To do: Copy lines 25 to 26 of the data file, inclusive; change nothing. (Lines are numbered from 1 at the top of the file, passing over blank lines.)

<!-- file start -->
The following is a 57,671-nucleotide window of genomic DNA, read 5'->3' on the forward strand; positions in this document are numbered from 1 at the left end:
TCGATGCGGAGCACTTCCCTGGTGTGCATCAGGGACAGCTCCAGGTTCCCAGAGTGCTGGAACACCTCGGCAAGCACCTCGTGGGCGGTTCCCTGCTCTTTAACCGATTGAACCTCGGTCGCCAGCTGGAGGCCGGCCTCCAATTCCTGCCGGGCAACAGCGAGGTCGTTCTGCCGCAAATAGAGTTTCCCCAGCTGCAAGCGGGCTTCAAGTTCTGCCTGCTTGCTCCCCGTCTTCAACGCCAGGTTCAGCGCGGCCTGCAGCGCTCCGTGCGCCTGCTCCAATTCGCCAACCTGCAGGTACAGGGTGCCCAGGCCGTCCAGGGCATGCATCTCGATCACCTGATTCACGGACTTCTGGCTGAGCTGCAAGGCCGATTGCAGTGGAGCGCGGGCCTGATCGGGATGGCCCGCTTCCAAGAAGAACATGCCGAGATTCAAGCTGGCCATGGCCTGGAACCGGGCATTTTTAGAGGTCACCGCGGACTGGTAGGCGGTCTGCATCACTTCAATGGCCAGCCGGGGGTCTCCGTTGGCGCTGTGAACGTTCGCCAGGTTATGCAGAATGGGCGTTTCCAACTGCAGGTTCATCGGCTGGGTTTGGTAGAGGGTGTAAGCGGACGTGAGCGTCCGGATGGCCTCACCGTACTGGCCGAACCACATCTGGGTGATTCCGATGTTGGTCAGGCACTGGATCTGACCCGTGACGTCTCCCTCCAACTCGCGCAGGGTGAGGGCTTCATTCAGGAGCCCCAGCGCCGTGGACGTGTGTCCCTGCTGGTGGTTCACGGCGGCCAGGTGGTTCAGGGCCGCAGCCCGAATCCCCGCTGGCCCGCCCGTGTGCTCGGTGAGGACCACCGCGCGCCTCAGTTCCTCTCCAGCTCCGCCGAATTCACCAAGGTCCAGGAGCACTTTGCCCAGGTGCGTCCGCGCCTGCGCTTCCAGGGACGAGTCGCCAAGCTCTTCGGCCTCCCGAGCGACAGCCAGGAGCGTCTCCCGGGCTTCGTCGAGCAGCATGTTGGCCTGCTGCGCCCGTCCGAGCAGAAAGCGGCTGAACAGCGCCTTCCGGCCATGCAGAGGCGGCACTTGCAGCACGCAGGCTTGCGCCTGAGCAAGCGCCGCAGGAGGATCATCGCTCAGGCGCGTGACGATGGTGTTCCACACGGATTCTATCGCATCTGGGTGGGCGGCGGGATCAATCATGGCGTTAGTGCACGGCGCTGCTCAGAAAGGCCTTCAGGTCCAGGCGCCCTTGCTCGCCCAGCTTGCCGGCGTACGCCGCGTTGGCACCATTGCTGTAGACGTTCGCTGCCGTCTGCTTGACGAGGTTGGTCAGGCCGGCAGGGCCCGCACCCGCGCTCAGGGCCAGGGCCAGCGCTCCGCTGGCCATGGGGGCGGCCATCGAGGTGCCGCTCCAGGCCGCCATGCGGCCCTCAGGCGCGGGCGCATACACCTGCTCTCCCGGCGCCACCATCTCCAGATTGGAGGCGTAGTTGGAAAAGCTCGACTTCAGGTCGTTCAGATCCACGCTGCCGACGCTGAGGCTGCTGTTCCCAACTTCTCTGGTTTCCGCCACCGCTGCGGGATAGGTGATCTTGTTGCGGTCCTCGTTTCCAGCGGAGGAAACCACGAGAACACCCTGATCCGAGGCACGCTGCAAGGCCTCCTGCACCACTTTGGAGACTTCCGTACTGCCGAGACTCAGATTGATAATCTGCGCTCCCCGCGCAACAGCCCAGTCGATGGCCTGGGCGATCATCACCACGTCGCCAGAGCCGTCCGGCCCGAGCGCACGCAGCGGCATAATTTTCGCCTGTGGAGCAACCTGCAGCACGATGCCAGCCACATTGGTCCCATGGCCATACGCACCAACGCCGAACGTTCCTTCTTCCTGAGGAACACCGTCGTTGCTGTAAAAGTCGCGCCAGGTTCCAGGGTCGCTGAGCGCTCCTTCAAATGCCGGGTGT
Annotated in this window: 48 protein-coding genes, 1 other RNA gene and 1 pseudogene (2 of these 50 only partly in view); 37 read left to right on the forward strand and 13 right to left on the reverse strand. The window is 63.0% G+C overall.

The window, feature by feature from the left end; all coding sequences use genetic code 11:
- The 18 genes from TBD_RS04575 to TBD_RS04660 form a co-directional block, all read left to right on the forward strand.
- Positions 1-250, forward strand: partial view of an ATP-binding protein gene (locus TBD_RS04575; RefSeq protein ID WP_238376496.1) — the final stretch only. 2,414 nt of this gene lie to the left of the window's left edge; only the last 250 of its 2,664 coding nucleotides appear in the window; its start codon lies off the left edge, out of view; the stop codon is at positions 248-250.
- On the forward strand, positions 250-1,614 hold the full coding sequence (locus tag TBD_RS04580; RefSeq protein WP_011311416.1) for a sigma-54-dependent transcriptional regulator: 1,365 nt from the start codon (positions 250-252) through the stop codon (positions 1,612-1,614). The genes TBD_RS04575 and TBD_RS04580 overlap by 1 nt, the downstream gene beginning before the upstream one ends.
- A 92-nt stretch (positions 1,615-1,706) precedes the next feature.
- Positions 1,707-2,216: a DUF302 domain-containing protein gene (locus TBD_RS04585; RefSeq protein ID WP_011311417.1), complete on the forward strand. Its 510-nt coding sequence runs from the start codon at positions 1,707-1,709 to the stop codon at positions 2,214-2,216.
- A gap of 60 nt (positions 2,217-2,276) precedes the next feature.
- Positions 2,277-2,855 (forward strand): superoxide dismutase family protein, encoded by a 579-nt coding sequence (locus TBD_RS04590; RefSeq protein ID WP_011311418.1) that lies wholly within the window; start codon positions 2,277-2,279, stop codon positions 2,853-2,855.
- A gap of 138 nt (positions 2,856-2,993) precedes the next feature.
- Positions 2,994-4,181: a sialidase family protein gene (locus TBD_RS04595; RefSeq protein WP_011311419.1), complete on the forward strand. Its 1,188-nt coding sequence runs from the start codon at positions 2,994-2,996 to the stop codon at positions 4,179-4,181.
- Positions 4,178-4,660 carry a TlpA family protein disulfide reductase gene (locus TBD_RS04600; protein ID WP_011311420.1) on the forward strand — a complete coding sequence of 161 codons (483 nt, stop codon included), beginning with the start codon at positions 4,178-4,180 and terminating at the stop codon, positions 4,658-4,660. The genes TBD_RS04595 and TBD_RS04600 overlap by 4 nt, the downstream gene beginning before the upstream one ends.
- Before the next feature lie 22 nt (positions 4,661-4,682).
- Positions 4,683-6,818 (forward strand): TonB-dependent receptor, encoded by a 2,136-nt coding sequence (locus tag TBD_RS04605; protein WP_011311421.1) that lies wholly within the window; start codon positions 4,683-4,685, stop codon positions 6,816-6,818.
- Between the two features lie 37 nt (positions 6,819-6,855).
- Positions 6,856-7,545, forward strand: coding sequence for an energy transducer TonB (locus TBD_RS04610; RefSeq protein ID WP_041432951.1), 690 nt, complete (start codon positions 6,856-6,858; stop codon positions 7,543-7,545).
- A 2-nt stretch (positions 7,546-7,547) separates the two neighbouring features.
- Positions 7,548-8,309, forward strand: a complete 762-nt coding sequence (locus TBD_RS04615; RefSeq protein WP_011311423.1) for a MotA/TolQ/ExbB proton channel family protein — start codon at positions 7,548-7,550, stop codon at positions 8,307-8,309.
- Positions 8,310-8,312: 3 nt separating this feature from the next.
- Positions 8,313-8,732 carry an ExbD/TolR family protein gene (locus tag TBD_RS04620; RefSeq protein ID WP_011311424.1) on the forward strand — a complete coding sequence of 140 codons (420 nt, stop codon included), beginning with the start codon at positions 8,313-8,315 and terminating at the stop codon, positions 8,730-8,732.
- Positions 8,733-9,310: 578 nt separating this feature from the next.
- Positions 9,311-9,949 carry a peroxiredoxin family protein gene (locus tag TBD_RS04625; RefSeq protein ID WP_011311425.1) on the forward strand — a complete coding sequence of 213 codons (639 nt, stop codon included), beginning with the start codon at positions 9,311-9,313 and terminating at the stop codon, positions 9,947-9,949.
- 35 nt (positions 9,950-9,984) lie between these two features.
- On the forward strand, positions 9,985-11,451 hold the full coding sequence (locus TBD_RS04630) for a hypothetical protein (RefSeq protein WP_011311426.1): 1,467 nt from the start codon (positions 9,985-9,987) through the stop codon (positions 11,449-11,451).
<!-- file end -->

- 35 nt (positions 9,950-9,984) lie between these two features.
- On the forward strand, positions 9,985-11,451 hold the full coding sequence (locus TBD_RS04630) for a hypothetical protein (RefSeq protein WP_011311426.1): 1,467 nt from the start codon (positions 9,985-9,987) through the stop codon (positions 11,449-11,451).